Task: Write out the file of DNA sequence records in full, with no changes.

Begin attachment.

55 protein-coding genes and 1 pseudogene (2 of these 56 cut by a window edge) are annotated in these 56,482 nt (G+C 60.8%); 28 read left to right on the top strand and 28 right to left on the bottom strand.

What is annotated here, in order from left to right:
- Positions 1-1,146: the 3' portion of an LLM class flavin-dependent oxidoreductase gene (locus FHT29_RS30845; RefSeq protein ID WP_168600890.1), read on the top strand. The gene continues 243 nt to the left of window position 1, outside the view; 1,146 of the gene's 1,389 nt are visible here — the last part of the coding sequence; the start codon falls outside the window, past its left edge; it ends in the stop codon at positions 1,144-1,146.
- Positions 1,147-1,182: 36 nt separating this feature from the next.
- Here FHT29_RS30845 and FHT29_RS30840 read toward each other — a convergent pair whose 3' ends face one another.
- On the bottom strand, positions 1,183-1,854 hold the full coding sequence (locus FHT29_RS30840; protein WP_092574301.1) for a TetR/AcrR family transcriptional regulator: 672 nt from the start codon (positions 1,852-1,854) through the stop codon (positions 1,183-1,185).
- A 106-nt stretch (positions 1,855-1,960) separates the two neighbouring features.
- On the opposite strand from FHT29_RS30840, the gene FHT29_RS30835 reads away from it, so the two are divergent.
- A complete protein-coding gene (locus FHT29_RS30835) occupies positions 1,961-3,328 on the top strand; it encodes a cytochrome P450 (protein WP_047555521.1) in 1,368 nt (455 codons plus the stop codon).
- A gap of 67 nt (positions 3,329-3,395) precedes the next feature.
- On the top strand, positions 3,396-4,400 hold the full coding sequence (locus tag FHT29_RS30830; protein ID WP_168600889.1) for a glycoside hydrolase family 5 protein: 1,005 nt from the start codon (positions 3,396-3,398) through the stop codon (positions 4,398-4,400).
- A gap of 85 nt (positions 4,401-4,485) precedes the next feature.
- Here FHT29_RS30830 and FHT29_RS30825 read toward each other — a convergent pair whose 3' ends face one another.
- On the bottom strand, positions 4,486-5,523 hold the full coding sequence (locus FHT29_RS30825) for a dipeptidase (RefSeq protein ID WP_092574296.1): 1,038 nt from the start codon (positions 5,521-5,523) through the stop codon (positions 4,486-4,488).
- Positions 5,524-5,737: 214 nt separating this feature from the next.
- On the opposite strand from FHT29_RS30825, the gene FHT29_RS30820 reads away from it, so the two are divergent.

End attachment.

55 protein-coding genes and 1 pseudogene (2 of these 56 cut by a window edge) are annotated in these 56,482 nt (G+C 60.8%); 28 read left to right on the top strand and 28 right to left on the bottom strand.

What is annotated here, in order from left to right:
- Positions 1-1,146: the 3' portion of an LLM class flavin-dependent oxidoreductase gene (locus FHT29_RS30845; RefSeq protein ID WP_168600890.1), read on the top strand. The gene continues 243 nt to the left of window position 1, outside the view; 1,146 of the gene's 1,389 nt are visible here — the last part of the coding sequence; the start codon falls outside the window, past its left edge; it ends in the stop codon at positions 1,144-1,146.
- Positions 1,147-1,182: 36 nt separating this feature from the next.
- Here FHT29_RS30845 and FHT29_RS30840 read toward each other — a convergent pair whose 3' ends face one another.
- On the bottom strand, positions 1,183-1,854 hold the full coding sequence (locus FHT29_RS30840; protein WP_092574301.1) for a TetR/AcrR family transcriptional regulator: 672 nt from the start codon (positions 1,852-1,854) through the stop codon (positions 1,183-1,185).
- A 106-nt stretch (positions 1,855-1,960) separates the two neighbouring features.
- On the opposite strand from FHT29_RS30840, the gene FHT29_RS30835 reads away from it, so the two are divergent.
- A complete protein-coding gene (locus FHT29_RS30835) occupies positions 1,961-3,328 on the top strand; it encodes a cytochrome P450 (protein WP_047555521.1) in 1,368 nt (455 codons plus the stop codon).
- A gap of 67 nt (positions 3,329-3,395) precedes the next feature.
- On the top strand, positions 3,396-4,400 hold the full coding sequence (locus tag FHT29_RS30830; protein ID WP_168600889.1) for a glycoside hydrolase family 5 protein: 1,005 nt from the start codon (positions 3,396-3,398) through the stop codon (positions 4,398-4,400).
- A gap of 85 nt (positions 4,401-4,485) precedes the next feature.
- Here FHT29_RS30830 and FHT29_RS30825 read toward each other — a convergent pair whose 3' ends face one another.
- On the bottom strand, positions 4,486-5,523 hold the full coding sequence (locus FHT29_RS30825) for a dipeptidase (RefSeq protein ID WP_092574296.1): 1,038 nt from the start codon (positions 5,521-5,523) through the stop codon (positions 4,486-4,488).
- Positions 5,524-5,737: 214 nt separating this feature from the next.
- On the opposite strand from FHT29_RS30825, the gene FHT29_RS30820 reads away from it, so the two are divergent.